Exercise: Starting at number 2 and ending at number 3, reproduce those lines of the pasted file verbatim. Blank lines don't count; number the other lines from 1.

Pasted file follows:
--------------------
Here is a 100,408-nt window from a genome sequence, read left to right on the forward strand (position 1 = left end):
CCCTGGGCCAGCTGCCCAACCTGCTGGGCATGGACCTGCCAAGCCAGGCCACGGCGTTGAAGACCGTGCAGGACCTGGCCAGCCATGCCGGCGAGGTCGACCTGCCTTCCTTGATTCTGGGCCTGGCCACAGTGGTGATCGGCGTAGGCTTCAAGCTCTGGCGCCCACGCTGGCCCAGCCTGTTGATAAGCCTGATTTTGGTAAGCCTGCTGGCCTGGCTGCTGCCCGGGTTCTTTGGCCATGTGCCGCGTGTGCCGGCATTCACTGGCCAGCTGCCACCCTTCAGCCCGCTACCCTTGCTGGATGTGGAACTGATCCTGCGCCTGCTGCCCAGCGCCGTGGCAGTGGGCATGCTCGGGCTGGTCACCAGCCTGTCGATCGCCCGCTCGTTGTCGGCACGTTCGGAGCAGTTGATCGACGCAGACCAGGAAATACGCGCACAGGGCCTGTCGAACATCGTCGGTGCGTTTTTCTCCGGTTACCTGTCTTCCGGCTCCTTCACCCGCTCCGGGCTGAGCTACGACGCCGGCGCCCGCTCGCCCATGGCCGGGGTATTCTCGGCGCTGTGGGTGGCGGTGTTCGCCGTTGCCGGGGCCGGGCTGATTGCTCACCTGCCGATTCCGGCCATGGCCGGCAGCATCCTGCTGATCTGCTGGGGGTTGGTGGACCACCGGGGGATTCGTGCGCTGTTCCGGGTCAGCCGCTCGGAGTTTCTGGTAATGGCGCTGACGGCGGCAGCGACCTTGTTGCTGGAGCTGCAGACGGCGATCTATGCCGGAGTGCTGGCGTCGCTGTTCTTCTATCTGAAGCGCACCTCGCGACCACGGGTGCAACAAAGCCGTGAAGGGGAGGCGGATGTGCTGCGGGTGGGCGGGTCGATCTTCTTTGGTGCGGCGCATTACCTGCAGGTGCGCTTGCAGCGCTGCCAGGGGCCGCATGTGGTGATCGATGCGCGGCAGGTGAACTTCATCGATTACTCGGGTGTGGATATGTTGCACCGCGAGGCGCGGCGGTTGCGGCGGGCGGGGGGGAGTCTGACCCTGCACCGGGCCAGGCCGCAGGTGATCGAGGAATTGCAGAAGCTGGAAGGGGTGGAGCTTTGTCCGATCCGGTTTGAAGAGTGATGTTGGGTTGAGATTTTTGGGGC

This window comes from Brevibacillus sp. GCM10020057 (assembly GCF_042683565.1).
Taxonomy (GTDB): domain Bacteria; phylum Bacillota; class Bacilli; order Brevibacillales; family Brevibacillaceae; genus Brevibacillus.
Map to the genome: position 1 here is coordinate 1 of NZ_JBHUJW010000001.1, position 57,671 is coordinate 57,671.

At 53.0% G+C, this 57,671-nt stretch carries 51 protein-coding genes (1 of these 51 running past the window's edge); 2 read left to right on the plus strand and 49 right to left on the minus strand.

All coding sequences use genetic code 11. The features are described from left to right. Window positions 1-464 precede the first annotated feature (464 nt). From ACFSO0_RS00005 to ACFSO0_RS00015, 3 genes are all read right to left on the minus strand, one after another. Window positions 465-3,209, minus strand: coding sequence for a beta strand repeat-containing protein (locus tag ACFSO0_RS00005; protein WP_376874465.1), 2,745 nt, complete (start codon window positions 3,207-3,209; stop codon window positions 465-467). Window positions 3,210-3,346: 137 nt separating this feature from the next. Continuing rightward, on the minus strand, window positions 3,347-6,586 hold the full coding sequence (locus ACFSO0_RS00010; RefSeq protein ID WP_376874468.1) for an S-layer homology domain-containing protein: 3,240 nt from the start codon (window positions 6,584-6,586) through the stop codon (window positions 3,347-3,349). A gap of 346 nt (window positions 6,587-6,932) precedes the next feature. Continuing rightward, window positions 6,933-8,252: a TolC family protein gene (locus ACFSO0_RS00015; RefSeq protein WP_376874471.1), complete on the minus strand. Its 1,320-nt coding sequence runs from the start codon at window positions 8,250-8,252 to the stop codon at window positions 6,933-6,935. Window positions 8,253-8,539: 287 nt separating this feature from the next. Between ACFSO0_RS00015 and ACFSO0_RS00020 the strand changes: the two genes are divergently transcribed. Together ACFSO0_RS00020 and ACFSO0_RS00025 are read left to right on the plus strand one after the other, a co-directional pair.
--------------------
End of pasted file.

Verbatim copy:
CCCTGGGCCAGCTGCCCAACCTGCTGGGCATGGACCTGCCAAGCCAGGCCACGGCGTTGAAGACCGTGCAGGACCTGGCCAGCCATGCCGGCGAGGTCGACCTGCCTTCCTTGATTCTGGGCCTGGCCACAGTGGTGATCGGCGTAGGCTTCAAGCTCTGGCGCCCACGCTGGCCCAGCCTGTTGATAAGCCTGATTTTGGTAAGCCTGCTGGCCTGGCTGCTGCCCGGGTTCTTTGGCCATGTGCCGCGTGTGCCGGCATTCACTGGCCAGCTGCCACCCTTCAGCCCGCTACCCTTGCTGGATGTGGAACTGATCCTGCGCCTGCTGCCCAGCGCCGTGGCAGTGGGCATGCTCGGGCTGGTCACCAGCCTGTCGATCGCCCGCTCGTTGTCGGCACGTTCGGAGCAGTTGATCGACGCAGACCAGGAAATACGCGCACAGGGCCTGTCGAACATCGTCGGTGCGTTTTTCTCCGGTTACCTGTCTTCCGGCTCCTTCACCCGCTCCGGGCTGAGCTACGACGCCGGCGCCCGCTCGCCCATGGCCGGGGTATTCTCGGCGCTGTGGGTGGCGGTGTTCGCCGTTGCCGGGGCCGGGCTGATTGCTCACCTGCCGATTCCGGCCATGGCCGGCAGCATCCTGCTGATCTGCTGGGGGTTGGTGGACCACCGGGGGATTCGTGCGCTGTTCCGGGTCAGCCGCTCGGAGTTTCTGGTAATGGCGCTGACGGCGGCAGCGACCTTGTTGCTGGAGCTGCAGACGGCGATCTATGCCGGAGTGCTGGCGTCGCTGTTCTTCTATCTGAAGCGCACCTCGCGACCACGGGTGCAACAAAGCCGTGAAGGGGAGGCGGATGTGCTGCGGGTGGGCGGGTCGATCTTCTTTGGTGCGGCGCATTACCTGCAGGTGCGCTTGCAGCGCTGCCAGGGGCCGCATGTGGTGATCGATGCGCGGCAGGTGAACTTCATCGATTACTCGGGTGTGGATATGTTGCACCGCGAGGCGCGGCGGTTGCGGCGGGCGGGGGGGAGTCTGACCCTGCACCGGGCCAGGCCGCAGGTGATCGAGGAATTGCAGAAGCTGGAAGGGGTGGAGCTTTGTCCGATCCGGTTTGAAGAGTGATGTTGGGTTGAGATTTTTGGGGC

This window comes from Brevibacillus sp. GCM10020057 (assembly GCF_042683565.1).